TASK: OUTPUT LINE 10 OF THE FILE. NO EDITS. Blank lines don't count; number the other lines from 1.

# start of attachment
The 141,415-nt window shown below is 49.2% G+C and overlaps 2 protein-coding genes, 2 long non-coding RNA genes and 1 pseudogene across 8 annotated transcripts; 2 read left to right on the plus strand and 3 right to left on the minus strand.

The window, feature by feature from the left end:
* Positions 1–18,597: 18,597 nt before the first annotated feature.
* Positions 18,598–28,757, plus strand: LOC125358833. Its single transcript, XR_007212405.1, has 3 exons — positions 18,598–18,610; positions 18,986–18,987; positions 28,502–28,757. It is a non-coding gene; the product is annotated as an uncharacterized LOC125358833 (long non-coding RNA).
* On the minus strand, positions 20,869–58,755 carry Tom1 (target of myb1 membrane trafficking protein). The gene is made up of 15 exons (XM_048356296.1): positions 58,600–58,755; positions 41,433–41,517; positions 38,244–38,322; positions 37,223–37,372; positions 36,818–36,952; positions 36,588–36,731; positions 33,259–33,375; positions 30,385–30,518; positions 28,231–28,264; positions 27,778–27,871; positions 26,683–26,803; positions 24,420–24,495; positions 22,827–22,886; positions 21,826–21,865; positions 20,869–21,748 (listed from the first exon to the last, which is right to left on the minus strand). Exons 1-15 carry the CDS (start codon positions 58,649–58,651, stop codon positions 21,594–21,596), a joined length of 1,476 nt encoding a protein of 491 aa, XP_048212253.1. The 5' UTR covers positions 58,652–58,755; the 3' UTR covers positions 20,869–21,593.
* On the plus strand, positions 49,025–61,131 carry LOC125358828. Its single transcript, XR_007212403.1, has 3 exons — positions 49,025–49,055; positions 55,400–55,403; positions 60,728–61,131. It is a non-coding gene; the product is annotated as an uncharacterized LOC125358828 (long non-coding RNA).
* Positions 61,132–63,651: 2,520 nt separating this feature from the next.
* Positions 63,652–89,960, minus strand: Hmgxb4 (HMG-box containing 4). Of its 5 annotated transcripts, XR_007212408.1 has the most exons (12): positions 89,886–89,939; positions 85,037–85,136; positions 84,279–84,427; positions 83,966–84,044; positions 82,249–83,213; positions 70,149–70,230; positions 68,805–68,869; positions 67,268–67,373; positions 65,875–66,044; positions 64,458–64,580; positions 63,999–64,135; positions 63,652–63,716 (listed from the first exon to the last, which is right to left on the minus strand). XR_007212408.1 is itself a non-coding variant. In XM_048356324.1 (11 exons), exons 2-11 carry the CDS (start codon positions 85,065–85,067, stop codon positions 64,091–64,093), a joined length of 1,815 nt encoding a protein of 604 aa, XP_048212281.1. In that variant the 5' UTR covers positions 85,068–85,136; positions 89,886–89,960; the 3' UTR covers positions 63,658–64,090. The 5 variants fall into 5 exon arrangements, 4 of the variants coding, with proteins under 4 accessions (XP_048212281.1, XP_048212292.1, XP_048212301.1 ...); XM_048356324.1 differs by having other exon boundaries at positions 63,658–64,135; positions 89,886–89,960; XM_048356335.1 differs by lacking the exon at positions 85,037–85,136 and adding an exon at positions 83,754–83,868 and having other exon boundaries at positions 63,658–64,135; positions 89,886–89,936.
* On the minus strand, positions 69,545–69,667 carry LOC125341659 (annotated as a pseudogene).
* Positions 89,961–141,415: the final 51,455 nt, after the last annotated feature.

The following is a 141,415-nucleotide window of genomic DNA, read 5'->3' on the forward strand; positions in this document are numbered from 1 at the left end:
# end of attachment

* Positions 89,961–141,415: the final 51,455 nt, after the last annotated feature.